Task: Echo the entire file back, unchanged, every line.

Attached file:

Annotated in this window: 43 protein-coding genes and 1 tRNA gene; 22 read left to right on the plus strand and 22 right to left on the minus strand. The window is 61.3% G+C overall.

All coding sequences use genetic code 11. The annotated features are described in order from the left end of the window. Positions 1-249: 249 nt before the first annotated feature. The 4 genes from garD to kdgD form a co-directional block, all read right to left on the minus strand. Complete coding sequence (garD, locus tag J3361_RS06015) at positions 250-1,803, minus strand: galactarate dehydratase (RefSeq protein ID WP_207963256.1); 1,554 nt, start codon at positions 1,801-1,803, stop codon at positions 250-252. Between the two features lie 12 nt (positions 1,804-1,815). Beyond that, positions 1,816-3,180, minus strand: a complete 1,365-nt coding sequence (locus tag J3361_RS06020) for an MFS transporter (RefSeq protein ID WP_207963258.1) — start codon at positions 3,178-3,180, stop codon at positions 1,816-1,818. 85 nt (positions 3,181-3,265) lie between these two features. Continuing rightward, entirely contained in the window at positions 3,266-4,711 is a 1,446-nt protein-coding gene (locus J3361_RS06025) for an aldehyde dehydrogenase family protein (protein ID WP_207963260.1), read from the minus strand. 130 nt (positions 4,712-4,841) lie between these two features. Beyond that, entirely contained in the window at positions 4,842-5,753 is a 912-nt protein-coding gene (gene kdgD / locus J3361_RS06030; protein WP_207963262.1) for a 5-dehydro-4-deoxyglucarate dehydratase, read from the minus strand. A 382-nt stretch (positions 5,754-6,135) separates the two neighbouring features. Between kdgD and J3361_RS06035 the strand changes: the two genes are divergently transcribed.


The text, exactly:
Annotated in this window: 43 protein-coding genes and 1 tRNA gene; 22 read left to right on the plus strand and 22 right to left on the minus strand. The window is 61.3% G+C overall.

All coding sequences use genetic code 11. The annotated features are described in order from the left end of the window. Positions 1-249: 249 nt before the first annotated feature. The 4 genes from garD to kdgD form a co-directional block, all read right to left on the minus strand. Complete coding sequence (garD, locus tag J3361_RS06015) at positions 250-1,803, minus strand: galactarate dehydratase (RefSeq protein ID WP_207963256.1); 1,554 nt, start codon at positions 1,801-1,803, stop codon at positions 250-252. Between the two features lie 12 nt (positions 1,804-1,815). Beyond that, positions 1,816-3,180, minus strand: a complete 1,365-nt coding sequence (locus tag J3361_RS06020) for an MFS transporter (RefSeq protein ID WP_207963258.1) — start codon at positions 3,178-3,180, stop codon at positions 1,816-1,818. 85 nt (positions 3,181-3,265) lie between these two features. Continuing rightward, entirely contained in the window at positions 3,266-4,711 is a 1,446-nt protein-coding gene (locus J3361_RS06025) for an aldehyde dehydrogenase family protein (protein ID WP_207963260.1), read from the minus strand. 130 nt (positions 4,712-4,841) lie between these two features. Beyond that, entirely contained in the window at positions 4,842-5,753 is a 912-nt protein-coding gene (gene kdgD / locus J3361_RS06030; protein WP_207963262.1) for a 5-dehydro-4-deoxyglucarate dehydratase, read from the minus strand. A 382-nt stretch (positions 5,754-6,135) separates the two neighbouring features. Between kdgD and J3361_RS06035 the strand changes: the two genes are divergently transcribed.